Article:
With the new year, you might have resolved to eat more healthfully. For many people that could mean including more colorful, fiber-packed vegetables! Experts have long recommended filling our plates at least one-third full of vegetables, and yet so many people avoid them. Why? I've always believed that not really knowing how to properly cook vegetables had a lot to do with that. My mom - true to her Great Depression Kansas roots - believed that vegetables were those things in cans. And, if she did cook some from fresh, they were normally boiled to the point of no-return. Urp!
Fortunately, by the time I was old enough to take over my working mom's kitchen duties (she was more than eager to hand it all over to me!) it was the early '70's and Americans were starting to learn about actual, real cooking ... ala Julia Child and public television. I was such a fan that I sought out live cooking classes in my community and never looked back.
There were suddenly so many new ways to cook food! The word sauté had entered the lexicon, and of course, 'stir fry'! Then, braising and roasting. Wow! But, steaming? Not so much for some reason. Maybe it just seemed too simple and straightforward.
Let's talk about steaming vegetables. Steaming is one of the most under-rated cooking methods. It was also a big part of the Forks Over Knives Rouxbe Ultimate Plant-based Culinary course. For good reason. Steaming is high efficiency and cooks foods quickly with minimal energy use. It cooks gently delivering perfectly cooked, tender, flavorful food. And, it cooks food without any additional oil - and those damn calories. If there's downside, I can't find it.
For most vegetables, I truly prefer steaming. Unlike some other methods which can result in drab, unappealing and over-cooked vegetables, steaming renders them vibrantly colorful. Steaming also preserves nutrients over boiling. Boiling vegetables leaches the nutrients into that water that you later pour down the drain. Sad face.
And, although roasting vegetables has become a 'thing' recently, it takes time to get most ovens up to temperature, and who wants to heat up a kitchen in the middle of summer?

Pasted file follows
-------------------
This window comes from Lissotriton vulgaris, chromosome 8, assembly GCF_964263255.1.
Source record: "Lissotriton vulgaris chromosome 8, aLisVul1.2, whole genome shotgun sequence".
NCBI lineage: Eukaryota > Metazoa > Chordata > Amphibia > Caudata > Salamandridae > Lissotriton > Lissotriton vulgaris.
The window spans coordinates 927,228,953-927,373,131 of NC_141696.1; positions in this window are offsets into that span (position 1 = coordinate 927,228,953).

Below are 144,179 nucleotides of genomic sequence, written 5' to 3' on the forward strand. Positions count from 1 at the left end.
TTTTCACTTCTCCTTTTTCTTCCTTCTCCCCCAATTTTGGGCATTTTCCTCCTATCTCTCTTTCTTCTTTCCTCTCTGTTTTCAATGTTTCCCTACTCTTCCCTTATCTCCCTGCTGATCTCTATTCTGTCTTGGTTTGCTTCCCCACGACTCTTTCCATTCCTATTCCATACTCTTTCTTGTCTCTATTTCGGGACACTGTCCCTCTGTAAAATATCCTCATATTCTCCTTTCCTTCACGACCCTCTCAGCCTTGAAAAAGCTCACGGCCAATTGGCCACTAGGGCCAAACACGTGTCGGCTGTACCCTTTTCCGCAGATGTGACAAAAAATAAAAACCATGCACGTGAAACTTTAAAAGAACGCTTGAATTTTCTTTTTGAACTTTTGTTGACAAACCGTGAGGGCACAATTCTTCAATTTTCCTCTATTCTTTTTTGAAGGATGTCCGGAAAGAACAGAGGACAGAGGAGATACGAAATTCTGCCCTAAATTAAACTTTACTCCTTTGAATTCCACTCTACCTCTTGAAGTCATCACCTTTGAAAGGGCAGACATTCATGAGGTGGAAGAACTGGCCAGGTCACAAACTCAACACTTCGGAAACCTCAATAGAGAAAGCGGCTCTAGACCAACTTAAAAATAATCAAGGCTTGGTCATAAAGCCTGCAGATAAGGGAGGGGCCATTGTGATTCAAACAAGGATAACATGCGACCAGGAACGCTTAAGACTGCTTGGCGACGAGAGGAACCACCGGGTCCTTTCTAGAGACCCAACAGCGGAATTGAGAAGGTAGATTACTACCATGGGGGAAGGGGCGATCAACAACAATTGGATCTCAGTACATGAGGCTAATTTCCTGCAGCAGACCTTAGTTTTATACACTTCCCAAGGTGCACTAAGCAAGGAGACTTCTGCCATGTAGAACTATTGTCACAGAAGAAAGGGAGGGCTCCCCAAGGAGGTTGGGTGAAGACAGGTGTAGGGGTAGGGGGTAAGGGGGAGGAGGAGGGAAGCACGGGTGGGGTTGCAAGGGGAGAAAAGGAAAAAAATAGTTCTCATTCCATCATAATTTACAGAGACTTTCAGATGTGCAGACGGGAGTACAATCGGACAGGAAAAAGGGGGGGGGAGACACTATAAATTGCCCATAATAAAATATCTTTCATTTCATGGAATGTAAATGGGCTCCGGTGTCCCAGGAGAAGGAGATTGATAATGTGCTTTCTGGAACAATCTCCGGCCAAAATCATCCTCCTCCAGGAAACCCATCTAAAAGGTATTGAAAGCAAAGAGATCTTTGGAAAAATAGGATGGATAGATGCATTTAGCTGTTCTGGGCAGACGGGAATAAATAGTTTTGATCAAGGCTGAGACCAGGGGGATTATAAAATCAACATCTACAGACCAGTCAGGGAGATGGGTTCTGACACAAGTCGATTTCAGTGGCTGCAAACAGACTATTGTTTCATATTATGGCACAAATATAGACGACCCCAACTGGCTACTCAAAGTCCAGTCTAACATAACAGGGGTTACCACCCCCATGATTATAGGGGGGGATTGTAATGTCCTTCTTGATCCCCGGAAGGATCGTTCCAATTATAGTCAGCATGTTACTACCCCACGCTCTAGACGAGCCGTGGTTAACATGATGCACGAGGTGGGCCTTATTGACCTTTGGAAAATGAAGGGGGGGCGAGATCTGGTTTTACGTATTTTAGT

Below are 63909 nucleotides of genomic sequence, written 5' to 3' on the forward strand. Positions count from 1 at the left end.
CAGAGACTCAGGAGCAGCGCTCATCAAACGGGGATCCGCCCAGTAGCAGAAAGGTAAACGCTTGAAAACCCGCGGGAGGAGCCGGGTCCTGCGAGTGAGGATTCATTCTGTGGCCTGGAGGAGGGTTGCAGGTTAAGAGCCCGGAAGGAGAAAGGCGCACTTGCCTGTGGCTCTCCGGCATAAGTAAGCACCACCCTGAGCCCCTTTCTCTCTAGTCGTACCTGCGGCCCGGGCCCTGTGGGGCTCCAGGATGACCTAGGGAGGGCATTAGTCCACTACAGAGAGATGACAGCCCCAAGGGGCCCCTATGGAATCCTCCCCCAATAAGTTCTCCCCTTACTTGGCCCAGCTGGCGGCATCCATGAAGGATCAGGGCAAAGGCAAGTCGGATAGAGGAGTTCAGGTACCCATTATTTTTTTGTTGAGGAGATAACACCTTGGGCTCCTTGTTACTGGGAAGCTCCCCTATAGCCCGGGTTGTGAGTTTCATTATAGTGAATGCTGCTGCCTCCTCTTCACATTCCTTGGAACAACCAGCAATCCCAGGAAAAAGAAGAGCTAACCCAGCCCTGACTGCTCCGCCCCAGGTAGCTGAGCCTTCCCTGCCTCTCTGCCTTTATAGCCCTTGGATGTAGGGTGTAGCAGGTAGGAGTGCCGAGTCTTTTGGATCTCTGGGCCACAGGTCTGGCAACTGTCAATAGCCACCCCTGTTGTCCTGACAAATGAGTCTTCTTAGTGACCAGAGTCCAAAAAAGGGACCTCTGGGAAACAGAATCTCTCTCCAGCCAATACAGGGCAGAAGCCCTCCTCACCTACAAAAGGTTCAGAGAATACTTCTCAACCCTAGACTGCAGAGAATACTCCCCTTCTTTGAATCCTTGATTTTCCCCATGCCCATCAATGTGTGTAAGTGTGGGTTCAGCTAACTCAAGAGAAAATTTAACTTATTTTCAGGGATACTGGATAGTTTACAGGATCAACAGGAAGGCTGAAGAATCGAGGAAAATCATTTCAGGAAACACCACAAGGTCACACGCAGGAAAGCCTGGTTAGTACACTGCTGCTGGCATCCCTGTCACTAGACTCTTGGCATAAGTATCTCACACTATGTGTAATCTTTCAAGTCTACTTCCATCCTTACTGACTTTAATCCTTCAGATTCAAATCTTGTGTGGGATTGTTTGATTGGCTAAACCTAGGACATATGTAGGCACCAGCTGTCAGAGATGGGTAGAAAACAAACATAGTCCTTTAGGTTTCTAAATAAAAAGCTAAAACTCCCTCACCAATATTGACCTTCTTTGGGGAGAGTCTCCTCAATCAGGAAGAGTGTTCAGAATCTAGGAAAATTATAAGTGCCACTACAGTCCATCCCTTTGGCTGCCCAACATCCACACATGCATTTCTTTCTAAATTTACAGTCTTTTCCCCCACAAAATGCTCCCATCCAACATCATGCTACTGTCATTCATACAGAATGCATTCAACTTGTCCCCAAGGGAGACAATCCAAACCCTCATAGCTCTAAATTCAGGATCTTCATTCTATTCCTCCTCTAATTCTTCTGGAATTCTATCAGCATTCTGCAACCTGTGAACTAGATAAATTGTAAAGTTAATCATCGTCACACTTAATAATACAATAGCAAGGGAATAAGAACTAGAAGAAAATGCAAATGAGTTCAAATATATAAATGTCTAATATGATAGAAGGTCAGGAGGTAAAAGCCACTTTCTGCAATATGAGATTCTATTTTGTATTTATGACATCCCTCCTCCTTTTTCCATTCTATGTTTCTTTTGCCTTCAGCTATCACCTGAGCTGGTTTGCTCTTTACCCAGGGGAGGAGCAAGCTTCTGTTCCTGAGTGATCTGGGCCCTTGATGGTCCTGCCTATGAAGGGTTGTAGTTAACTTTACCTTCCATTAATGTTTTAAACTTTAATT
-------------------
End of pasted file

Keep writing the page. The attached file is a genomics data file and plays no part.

Benefits of steaming vegetables also include: moister, juicier and tastier veggies. “From 20 to 50 percent of the vitamins, minerals and healthy plant matter can go down the drain with the used water if the vegetables are boiled,” says Grethe Iren Borge, a senior researcher at the Norwegian Institute of Food, Fisheries and Aquaculture Research (Nofima) in Ås, Norway.
“If you steam the vegetables instead, you reduce this loss by half.”
Experts also say that you should use as little time as possible cooking vegetables. Get the water up to a boil first, whether you want to steam or simply boil the vegetables. Then, put your covered steaming baskets over the boiling water.
Steaming will save you loads of time in the kitchen. Even the vegetables that take the longest time - large chunks of potatoes or hard winter squask, for example - max out with under 15 minutes time. Most vegetables are perfection with around three minutes over the steam.
I use a multi-tiered bamboo steamer that came with a handy stainless 'platform' that can be positioned over almost any pot or saucepan. But, traditionally, Chinese-style bamboo steamers are simply placed in a wok over water. I did it that way for years!
It's important to steam the denser, harder vegetables using the bottom section of a multi-tiered steamer. I hold the extra basket aside with more delicate vegetables - spinach for example - putting it on top of the bottom basket when the hard veggies are almost done. This allows you to cook more efficiently, using the already hot steam from the first batch. Depending on what you're steaming, such as potatoes and hard squash, remember to peek at water levels occasionally. During a longer steam - like 15 minutes - I'll check water levels about halfway through.
Steaming success can largely depend on cutting up vegetables (like potatoes, root. vegetables or hard squash) into roughly same-sized chunks. Same holds with florets of broccoli and cauliflower. Tossing in widely different sizes will mean that the smaller bits get overly done too soon while the rest is under-cooked. So take the time at the cutting board and it will pay off in the end.
If you're cooking whole large potatoes, root vegetables or corn on the cob, I think boiling is better than steaming. I know some people recommend steaming or even pressure cooking in an Instant Pot cooking for corn on the cob. Wrong. Boil it in well-salted water. No longer than about 2-3 minutes. Result? Perfect corn on the cob.
A bamboo steamer, with proper care, will last for years. I simply rinse mine thoroughly - maybe with a bit of soapy water. Rinse. Let it dry on the countertop. Store.
I hope this gets you started cooking with steam! I've included a handy printable PDF 'cheat sheet' for you with recommended times - once the basket is placed over already boiling water. Remember, for purposes of planning your meals - that water takes longer to come to a boil at higher altitudes. If you live at sea level, you're good to go.